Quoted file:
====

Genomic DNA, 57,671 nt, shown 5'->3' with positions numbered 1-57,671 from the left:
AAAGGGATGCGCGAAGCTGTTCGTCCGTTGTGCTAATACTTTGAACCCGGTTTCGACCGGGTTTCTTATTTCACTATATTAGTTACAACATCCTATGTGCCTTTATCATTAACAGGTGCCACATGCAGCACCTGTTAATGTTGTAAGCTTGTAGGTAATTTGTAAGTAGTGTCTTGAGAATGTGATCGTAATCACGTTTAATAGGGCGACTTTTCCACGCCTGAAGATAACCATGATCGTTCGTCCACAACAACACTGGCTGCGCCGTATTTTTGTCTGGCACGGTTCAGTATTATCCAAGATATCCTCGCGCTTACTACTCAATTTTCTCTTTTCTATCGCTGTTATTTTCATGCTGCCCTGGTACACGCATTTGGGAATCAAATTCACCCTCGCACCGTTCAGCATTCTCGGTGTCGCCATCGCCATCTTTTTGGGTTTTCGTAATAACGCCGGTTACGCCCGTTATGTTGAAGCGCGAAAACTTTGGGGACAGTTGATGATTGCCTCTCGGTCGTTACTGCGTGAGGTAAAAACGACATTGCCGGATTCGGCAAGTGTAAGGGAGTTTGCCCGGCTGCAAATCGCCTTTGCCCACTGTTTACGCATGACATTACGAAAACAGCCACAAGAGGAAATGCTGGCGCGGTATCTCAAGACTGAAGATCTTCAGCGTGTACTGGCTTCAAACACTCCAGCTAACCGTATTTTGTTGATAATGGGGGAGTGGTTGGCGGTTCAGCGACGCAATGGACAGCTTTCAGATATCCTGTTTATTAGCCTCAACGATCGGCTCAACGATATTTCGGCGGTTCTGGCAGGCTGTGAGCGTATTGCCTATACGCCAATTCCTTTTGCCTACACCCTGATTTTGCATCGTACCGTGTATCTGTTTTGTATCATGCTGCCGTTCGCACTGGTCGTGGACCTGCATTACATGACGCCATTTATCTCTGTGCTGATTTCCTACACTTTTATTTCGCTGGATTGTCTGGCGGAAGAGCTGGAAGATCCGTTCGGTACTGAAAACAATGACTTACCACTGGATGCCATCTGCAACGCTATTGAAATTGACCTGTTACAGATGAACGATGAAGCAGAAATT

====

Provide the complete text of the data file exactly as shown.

Genomic DNA, 57,671 nt, shown 5'->3' with positions numbered 1-57,671 from the left:
AAAGGGATGCGCGAAGCTGTTCGTCCGTTGTGCTAATACTTTGAACCCGGTTTCGACCGGGTTTCTTATTTCACTATATTAGTTACAACATCCTATGTGCCTTTATCATTAACAGGTGCCACATGCAGCACCTGTTAATGTTGTAAGCTTGTAGGTAATTTGTAAGTAGTGTCTTGAGAATGTGATCGTAATCACGTTTAATAGGGCGACTTTTCCACGCCTGAAGATAACCATGATCGTTCGTCCACAACAACACTGGCTGCGCCGTATTTTTGTCTGGCACGGTTCAGTATTATCCAAGATATCCTCGCGCTTACTACTCAATTTTCTCTTTTCTATCGCTGTTATTTTCATGCTGCCCTGGTACACGCATTTGGGAATCAAATTCACCCTCGCACCGTTCAGCATTCTCGGTGTCGCCATCGCCATCTTTTTGGGTTTTCGTAATAACGCCGGTTACGCCCGTTATGTTGAAGCGCGAAAACTTTGGGGACAGTTGATGATTGCCTCTCGGTCGTTACTGCGTGAGGTAAAAACGACATTGCCGGATTCGGCAAGTGTAAGGGAGTTTGCCCGGCTGCAAATCGCCTTTGCCCACTGTTTACGCATGACATTACGAAAACAGCCACAAGAGGAAATGCTGGCGCGGTATCTCAAGACTGAAGATCTTCAGCGTGTACTGGCTTCAAACACTCCAGCTAACCGTATTTTGTTGATAATGGGGGAGTGGTTGGCGGTTCAGCGACGCAATGGACAGCTTTCAGATATCCTGTTTATTAGCCTCAACGATCGGCTCAACGATATTTCGGCGGTTCTGGCAGGCTGTGAGCGTATTGCCTATACGCCAATTCCTTTTGCCTACACCCTGATTTTGCATCGTACCGTGTATCTGTTTTGTATCATGCTGCCGTTCGCACTGGTCGTGGACCTGCATTACATGACGCCATTTATCTCTGTGCTGATTTCCTACACTTTTATTTCGCTGGATTGTCTGGCGGAAGAGCTGGAAGATCCGTTCGGTACTGAAAACAATGACTTACCACTGGATGCCATCTGCAACGCTATTGAAATTGACCTGTTACAGATGAACGATGAAGCAGAAATT